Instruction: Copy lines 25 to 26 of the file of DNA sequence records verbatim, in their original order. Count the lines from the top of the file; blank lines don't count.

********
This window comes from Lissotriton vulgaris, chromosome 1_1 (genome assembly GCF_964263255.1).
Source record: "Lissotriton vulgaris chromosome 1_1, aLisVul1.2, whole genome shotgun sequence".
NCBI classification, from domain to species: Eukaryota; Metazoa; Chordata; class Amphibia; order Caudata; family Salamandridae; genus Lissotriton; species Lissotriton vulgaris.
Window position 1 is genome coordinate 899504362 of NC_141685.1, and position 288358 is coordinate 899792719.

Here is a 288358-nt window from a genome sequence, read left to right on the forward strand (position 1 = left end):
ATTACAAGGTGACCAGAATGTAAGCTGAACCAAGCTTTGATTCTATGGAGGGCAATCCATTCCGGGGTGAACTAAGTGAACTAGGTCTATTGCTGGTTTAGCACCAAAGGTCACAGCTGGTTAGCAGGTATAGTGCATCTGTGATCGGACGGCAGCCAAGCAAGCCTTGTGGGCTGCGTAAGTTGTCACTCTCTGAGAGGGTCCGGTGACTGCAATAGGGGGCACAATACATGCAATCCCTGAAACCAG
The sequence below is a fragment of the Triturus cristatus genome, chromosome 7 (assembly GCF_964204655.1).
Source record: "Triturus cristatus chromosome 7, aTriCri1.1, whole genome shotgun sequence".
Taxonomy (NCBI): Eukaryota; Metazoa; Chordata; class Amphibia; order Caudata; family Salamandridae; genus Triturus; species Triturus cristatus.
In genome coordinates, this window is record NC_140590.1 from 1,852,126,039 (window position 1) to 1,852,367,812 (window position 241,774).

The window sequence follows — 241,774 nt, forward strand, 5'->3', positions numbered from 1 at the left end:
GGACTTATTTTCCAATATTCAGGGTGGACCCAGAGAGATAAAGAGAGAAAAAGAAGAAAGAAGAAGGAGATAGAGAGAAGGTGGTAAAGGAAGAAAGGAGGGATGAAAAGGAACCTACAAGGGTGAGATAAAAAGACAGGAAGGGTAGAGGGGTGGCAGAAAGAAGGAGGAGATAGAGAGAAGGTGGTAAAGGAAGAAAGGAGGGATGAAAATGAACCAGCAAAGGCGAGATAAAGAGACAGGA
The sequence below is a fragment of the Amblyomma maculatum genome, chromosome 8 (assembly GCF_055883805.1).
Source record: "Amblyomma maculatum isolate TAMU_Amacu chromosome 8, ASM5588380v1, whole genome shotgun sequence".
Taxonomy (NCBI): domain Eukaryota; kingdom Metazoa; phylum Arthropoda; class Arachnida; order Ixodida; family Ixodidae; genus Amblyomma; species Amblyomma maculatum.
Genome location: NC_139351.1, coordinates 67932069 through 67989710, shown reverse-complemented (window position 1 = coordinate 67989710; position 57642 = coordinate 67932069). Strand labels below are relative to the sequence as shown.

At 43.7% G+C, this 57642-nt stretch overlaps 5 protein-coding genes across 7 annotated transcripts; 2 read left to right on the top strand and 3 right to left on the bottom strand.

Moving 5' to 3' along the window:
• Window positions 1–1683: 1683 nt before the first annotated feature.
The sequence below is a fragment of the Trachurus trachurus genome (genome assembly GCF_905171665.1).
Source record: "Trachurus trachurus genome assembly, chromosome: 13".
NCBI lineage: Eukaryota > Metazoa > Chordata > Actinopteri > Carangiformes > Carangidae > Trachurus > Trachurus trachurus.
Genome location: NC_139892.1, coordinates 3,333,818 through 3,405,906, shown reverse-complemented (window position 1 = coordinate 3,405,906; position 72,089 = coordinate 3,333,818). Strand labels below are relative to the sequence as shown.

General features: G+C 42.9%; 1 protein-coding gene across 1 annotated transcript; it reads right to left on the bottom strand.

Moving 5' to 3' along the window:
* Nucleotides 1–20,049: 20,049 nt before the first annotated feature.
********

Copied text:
Moving 5' to 3' along the window:
* Nucleotides 1–20,049: 20,049 nt before the first annotated feature.